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Government Contracting Frequently Asked Questions

What is an Acquisition?
The acquiring of supplies or services by the federal government with appropriated funds through purchase or lease.


Do I have to become a registered vendor with the government to win a contract?

With a few exceptions, a firm that wants to compete for federal government contracts must meet at least three requirements: 
  1. Obtain a Data Universal Numbering System (DUNS) number, which is a unique nine-digit identification number for each physical location of a business, available at
  2. Register with the government’s System for Award Management (SAM database), available at
  3. Complete an Online Representations and Certifications Application (ORCA), available at


What is a DUNS Number?
A Data Universal Numbering System (DUNS) number identifies unique business establishments.  This nine-digit number is assigned and maintained by Dun and Bradstreet.

What is the System for Award Management (SAM)?
The SAM registers organizations who want to do business with the federal government.  Organizations must have a DUNS number to register with the SAM.  Organizations provide specific organizational information to enable government buyers to locate them.

What is a CAGE code?
The Commercial and Government Entity (CAGE) code is a five character ID number used extensively within the federal government and assigned by the Department of Defense’s Defense Logistics Agency.
What is ORCA?
ORCA is a FAR mandated web-based system that streamlines the solicitation and award process for both the vendor and the government by collecting vendor representations and certifications of business information that is required by law for contract award.

What is a NAICS code?
The North American Industry Classification System (NAICS) is an industry classification system used by the statistical agencies of the United States for classifying business establishments.


Where and how do government agencies publicize contracting opportunities and at what dollar threshold?
All federal agencies are required to publicize bidding opportunities on when the purchase is expected to exceed $25,000, so anyone with Internet access can find out about these opportunities.

What is the Federal Business Opportunities Site?
Federal Business Opportunities or is the single government point-of-entry for federal government acquisition opportunities over $25,000.  Government buyers are able to publicize their business opportunities by posting information directly to FedBizOpps via the Internet.  Through one portal - FedBizOpps (FBO) - commercial vendors seeking federal markets for their products and services can search, monitor, and retrieve opportunities solicited by the entire federal contracting community.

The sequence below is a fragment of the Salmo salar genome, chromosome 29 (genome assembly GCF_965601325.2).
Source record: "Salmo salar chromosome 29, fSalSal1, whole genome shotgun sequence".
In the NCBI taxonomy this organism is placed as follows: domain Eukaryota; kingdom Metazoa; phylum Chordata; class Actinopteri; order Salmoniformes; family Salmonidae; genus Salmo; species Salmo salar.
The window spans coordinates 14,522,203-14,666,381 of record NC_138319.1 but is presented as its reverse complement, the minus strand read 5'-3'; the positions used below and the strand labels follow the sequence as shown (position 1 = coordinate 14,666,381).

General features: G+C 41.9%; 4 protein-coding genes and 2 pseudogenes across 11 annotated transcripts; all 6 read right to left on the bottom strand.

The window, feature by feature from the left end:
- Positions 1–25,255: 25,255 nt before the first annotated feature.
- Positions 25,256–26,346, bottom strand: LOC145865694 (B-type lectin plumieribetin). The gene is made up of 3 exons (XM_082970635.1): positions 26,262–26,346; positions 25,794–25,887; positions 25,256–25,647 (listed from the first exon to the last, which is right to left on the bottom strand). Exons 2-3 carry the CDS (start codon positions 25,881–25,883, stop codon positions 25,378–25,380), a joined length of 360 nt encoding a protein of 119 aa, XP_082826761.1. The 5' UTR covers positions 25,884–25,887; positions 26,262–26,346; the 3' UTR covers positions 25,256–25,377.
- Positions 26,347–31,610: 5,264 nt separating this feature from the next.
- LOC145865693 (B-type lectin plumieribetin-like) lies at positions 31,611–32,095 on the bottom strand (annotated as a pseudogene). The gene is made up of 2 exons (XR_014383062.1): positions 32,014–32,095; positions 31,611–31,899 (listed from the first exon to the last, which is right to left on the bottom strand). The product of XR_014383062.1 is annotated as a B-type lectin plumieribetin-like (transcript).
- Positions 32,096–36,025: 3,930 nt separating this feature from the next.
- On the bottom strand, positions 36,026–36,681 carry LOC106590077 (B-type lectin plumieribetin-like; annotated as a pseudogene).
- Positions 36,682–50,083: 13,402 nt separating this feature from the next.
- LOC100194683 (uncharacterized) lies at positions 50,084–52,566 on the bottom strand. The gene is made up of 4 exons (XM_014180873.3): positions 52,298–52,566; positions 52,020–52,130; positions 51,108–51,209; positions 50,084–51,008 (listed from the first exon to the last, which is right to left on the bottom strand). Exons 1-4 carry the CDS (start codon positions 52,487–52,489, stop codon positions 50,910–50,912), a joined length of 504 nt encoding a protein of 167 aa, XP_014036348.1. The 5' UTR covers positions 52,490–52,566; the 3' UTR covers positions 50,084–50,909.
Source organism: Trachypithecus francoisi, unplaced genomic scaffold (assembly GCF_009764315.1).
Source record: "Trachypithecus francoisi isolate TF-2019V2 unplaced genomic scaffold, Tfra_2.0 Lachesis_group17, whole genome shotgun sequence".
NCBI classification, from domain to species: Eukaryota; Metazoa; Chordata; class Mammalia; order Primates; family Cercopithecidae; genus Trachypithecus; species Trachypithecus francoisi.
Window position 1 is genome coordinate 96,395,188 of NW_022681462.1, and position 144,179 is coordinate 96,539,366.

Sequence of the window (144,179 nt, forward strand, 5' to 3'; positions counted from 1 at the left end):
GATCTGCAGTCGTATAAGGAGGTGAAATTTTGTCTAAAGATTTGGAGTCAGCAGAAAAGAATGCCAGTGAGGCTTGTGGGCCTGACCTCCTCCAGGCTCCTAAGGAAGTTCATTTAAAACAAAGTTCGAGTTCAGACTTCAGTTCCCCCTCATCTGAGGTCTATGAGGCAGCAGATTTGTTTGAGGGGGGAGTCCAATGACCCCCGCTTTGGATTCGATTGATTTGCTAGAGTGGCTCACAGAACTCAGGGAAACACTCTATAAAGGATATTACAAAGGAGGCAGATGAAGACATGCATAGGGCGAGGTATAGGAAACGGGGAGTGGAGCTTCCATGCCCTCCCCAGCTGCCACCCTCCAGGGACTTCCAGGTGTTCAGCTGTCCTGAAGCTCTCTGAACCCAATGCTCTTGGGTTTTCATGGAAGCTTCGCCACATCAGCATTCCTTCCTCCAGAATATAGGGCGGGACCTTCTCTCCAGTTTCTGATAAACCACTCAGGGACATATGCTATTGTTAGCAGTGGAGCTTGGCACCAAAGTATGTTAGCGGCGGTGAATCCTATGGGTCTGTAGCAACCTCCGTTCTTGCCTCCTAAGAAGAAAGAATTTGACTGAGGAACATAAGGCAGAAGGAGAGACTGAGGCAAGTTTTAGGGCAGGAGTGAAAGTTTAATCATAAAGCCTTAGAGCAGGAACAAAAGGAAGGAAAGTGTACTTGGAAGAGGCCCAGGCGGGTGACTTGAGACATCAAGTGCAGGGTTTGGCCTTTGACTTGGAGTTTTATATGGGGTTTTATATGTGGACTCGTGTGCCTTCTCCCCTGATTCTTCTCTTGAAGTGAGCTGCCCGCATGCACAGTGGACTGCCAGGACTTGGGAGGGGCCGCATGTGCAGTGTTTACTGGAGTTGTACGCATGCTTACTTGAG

How do I find out which agencies buy products and/or services similar to mine?
The Federal Procurement Data Center at reports statistics on acquisition for more than 70 federal agencies.  Some federal, state, and local government agencies, military installations, and prime contractors publish acquisition directories and forecasts on their Web sites.


What is Best Value?
Best value is the expected outcome of any acquisition that ensures the customer’s needs are met in the most effective, economical, and timely manner.  Best value is the goal of sealed bidding, simplified acquisition, commercial item acquisition, negotiated acquisition, and any other specialized acquisition method or combination of methods.  Negotiated acquisition techniques used to obtain best value may span a "continuum" from low priced technically acceptable to tradeoffs between price, past performance, and the technical solution.


What is the Federal Acquisition Regulation (FAR)?
The FAR is the primary source of federal procurement information and guidance regulations. The FAR, which is published as Chapter 1 of Title 48 of the Code of Federal Regulations, is prepared, issued, and maintained under the joint auspices of the Secretary of Defense, the Administrator of General Services Administration, and the Administrator of the National Aeronautics and Space Administration.


Acquisition Regulation consists of Parts 1-53 of Title 48 of the Code of Federal Regulations.  The FAR covers, for example, contractor qualifications, types of contracts, small business programs, and federal supply schedule contracting.  The FAR also includes, in Part 2, definitions of acquisition words and terms, and, in Part 52, solicitation provisions and contract clauses.